Christian groups clashed with Minister of Education Kader Asmal over Curriculum 2005, report Marianne Merten and Edwin Naidu
The revised National Curriculum Statement has seen Minister of Education Kader criticised in print and broadcast media for his “undemocratic” and “dictatorial” behaviour.
Opponents of the statement, including Reverend Kenneth Meshoe, MP, and leader of the African Christian Democratic Party, spoke out against the teaching of sex and religion at schools during a public hearing on the National Curriculum Statement last month.
“We don’t want our children to be taught about sexual intercourse. Children as young as seven will be taught how to put on and insert condoms,” Meshoe warned.
Scores of protesters outside Parliament carried placards saying “Jesus Christ in the answer to your troubled education” and “Down with secular humanism, up with the word of God.”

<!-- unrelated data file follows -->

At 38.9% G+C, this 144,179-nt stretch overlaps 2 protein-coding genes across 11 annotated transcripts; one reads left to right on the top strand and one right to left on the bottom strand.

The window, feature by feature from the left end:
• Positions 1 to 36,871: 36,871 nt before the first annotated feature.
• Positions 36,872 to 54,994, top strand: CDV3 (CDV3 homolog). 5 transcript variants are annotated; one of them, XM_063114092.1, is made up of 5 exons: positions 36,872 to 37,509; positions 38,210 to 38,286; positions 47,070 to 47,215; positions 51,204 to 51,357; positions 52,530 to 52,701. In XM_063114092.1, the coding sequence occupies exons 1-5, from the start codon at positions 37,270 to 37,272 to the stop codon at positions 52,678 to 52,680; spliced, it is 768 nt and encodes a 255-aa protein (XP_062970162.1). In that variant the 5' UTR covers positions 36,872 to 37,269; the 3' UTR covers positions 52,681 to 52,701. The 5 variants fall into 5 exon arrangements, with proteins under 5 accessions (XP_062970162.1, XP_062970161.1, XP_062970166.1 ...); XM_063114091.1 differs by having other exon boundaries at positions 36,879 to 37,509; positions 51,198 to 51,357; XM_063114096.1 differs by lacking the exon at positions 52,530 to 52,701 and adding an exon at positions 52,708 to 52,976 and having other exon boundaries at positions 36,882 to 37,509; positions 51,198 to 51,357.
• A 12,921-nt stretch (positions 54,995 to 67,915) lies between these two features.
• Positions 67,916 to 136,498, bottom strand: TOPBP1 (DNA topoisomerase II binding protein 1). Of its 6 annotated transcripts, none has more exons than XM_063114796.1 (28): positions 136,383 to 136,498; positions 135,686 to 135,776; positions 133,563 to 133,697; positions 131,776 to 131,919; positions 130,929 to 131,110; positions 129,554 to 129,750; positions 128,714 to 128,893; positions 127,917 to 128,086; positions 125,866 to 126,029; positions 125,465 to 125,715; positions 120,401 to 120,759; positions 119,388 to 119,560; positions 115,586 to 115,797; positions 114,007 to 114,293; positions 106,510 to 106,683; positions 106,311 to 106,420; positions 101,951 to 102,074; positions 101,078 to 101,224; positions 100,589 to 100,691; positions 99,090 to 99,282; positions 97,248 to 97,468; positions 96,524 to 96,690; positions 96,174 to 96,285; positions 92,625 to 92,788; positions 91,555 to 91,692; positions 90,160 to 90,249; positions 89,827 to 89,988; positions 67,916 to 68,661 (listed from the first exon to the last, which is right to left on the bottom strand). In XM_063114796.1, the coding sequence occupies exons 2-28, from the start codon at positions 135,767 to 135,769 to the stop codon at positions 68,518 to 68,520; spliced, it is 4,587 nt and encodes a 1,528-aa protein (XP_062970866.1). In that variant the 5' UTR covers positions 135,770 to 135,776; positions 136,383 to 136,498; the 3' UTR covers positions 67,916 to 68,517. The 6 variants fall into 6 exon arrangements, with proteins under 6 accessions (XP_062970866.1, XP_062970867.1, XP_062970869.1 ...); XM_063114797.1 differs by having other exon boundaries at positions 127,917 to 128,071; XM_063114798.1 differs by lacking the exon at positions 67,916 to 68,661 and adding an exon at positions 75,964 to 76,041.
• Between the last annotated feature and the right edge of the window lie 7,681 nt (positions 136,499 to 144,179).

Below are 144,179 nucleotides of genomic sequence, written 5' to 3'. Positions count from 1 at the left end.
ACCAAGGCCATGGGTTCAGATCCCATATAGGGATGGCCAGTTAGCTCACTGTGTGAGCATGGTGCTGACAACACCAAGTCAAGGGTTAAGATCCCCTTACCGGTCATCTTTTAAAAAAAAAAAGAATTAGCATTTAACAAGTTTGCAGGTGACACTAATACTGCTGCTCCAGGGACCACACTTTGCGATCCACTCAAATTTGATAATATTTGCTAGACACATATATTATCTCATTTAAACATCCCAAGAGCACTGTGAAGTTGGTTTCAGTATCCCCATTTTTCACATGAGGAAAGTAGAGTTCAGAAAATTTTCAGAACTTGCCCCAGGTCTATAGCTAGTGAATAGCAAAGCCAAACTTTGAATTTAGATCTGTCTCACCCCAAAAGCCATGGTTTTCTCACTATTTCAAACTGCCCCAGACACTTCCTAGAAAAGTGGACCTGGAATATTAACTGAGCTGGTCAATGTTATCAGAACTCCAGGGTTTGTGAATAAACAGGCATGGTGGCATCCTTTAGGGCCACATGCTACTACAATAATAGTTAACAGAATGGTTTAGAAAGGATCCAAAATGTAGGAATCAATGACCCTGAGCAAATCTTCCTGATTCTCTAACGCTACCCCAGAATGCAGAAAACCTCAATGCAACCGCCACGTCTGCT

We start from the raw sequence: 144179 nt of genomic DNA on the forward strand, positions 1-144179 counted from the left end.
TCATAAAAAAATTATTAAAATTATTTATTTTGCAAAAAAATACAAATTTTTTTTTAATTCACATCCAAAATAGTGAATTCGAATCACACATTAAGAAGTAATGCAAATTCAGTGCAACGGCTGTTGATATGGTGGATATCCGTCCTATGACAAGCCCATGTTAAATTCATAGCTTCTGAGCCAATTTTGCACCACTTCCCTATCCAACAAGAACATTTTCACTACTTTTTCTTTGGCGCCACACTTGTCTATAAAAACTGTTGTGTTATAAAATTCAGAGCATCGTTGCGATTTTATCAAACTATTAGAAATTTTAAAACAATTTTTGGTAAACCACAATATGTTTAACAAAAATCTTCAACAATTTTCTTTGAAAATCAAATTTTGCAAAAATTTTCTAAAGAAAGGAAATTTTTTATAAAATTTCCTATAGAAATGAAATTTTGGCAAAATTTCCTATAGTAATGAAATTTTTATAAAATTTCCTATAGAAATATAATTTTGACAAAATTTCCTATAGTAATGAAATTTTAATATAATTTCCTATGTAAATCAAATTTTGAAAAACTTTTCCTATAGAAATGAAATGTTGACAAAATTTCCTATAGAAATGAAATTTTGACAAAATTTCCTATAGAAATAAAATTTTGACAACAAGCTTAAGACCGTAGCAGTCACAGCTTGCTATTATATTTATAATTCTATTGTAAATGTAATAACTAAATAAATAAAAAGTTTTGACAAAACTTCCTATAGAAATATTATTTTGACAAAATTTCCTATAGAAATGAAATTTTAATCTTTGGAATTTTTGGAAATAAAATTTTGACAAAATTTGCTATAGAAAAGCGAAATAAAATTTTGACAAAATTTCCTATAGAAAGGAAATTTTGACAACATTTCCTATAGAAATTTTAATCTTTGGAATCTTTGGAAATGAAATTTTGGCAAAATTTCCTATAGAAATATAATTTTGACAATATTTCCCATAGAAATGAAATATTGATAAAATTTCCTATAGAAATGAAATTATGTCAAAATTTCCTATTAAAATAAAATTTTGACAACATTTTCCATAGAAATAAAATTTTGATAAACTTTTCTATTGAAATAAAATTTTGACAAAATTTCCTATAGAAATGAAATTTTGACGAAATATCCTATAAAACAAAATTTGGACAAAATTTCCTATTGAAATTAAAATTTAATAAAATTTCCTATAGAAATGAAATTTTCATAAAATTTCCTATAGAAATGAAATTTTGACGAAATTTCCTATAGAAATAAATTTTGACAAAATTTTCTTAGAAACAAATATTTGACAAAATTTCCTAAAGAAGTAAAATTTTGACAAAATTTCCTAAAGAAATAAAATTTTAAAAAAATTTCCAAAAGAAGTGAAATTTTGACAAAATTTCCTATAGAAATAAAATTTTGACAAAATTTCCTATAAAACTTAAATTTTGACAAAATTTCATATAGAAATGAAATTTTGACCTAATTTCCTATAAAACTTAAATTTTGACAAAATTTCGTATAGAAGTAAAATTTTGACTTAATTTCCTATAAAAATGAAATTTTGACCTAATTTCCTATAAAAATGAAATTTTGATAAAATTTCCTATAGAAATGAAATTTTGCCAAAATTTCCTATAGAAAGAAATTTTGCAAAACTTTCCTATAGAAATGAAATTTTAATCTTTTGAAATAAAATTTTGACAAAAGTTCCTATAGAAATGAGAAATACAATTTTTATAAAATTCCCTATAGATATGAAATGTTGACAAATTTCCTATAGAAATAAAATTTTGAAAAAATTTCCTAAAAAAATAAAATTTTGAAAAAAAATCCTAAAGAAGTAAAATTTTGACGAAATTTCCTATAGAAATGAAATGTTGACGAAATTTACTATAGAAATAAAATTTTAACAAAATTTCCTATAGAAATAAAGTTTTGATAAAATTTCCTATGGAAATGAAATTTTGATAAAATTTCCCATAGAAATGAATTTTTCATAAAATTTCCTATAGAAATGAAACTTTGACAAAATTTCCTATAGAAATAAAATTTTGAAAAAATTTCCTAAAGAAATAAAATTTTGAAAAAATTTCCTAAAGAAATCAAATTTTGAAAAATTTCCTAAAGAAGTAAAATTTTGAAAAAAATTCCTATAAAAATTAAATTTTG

Tempers flared when United Christian Action spokesperson Robert McCafferty claimed that 12-year-olds are being taught how to perform oral sex as part of the curriculum. But Asmal asked: “Where does it say in the NCS that children will be taught oral sex?” When McCafferty referred to an NGO-drafted teacher-training manual, Asmal fired back: “Don’t give us that. What we want to know is where does it say that in a particular grade they do oral sex?” There was no answer.
The row between Asmal and Christian groups has been brewing for several months, starting with a vigorous letter-writing campaign in the media. Last month, the Teacher reported on the attacks against Asmal in newspapers and radio shows since the release of the statement in July. Parents and educators claimed Asmal’s behaviour regarding the curriculum was dictatorial and denied children the right to choose their own religious beliefs.
Leendert van Oostrum of the Pretoria-based home schooling movement, the Pestalozzi Trust, said the rights of children to privacy, psychological integrity and freedom of choice were denied in the proposed revision of the curriculum.
– The Teacher/M&G Media, Johannesburg, December 2001.